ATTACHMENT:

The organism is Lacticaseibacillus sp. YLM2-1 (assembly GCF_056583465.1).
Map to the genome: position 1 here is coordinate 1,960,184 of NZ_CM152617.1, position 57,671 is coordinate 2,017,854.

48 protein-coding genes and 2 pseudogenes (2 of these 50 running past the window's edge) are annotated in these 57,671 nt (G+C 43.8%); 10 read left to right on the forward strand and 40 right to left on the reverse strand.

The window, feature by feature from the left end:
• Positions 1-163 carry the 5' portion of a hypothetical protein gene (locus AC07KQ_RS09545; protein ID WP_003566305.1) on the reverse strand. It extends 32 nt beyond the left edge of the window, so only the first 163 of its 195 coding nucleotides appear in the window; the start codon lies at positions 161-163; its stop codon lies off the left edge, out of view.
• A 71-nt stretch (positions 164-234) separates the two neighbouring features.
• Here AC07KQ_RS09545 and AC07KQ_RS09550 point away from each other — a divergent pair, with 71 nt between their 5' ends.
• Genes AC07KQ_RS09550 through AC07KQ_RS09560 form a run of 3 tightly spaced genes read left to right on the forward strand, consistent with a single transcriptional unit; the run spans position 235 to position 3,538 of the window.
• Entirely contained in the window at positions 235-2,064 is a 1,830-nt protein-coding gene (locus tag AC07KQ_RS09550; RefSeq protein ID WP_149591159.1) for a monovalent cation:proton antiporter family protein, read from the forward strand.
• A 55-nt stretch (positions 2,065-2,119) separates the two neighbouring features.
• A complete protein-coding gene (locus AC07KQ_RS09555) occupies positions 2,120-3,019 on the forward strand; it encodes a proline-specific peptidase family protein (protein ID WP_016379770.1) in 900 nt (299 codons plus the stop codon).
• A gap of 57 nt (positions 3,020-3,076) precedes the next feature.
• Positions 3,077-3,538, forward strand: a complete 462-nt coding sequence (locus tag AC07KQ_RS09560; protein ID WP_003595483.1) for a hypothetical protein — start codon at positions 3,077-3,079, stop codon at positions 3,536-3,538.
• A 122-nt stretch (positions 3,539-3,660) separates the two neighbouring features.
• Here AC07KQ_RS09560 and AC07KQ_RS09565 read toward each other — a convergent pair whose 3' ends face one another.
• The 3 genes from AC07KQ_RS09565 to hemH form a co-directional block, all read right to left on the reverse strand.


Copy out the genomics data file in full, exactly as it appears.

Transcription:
The organism is Lacticaseibacillus sp. YLM2-1 (assembly GCF_056583465.1).
Map to the genome: position 1 here is coordinate 1,960,184 of NZ_CM152617.1, position 57,671 is coordinate 2,017,854.

48 protein-coding genes and 2 pseudogenes (2 of these 50 running past the window's edge) are annotated in these 57,671 nt (G+C 43.8%); 10 read left to right on the forward strand and 40 right to left on the reverse strand.

The window, feature by feature from the left end:
• Positions 1-163 carry the 5' portion of a hypothetical protein gene (locus AC07KQ_RS09545; protein ID WP_003566305.1) on the reverse strand. It extends 32 nt beyond the left edge of the window, so only the first 163 of its 195 coding nucleotides appear in the window; the start codon lies at positions 161-163; its stop codon lies off the left edge, out of view.
• A 71-nt stretch (positions 164-234) separates the two neighbouring features.
• Here AC07KQ_RS09545 and AC07KQ_RS09550 point away from each other — a divergent pair, with 71 nt between their 5' ends.
• Genes AC07KQ_RS09550 through AC07KQ_RS09560 form a run of 3 tightly spaced genes read left to right on the forward strand, consistent with a single transcriptional unit; the run spans position 235 to position 3,538 of the window.
• Entirely contained in the window at positions 235-2,064 is a 1,830-nt protein-coding gene (locus tag AC07KQ_RS09550; RefSeq protein ID WP_149591159.1) for a monovalent cation:proton antiporter family protein, read from the forward strand.
• A 55-nt stretch (positions 2,065-2,119) separates the two neighbouring features.
• A complete protein-coding gene (locus AC07KQ_RS09555) occupies positions 2,120-3,019 on the forward strand; it encodes a proline-specific peptidase family protein (protein ID WP_016379770.1) in 900 nt (299 codons plus the stop codon).
• A gap of 57 nt (positions 3,020-3,076) precedes the next feature.
• Positions 3,077-3,538, forward strand: a complete 462-nt coding sequence (locus tag AC07KQ_RS09560; protein ID WP_003595483.1) for a hypothetical protein — start codon at positions 3,077-3,079, stop codon at positions 3,536-3,538.
• A 122-nt stretch (positions 3,539-3,660) separates the two neighbouring features.
• Here AC07KQ_RS09560 and AC07KQ_RS09565 read toward each other — a convergent pair whose 3' ends face one another.
• The 3 genes from AC07KQ_RS09565 to hemH form a co-directional block, all read right to left on the reverse strand.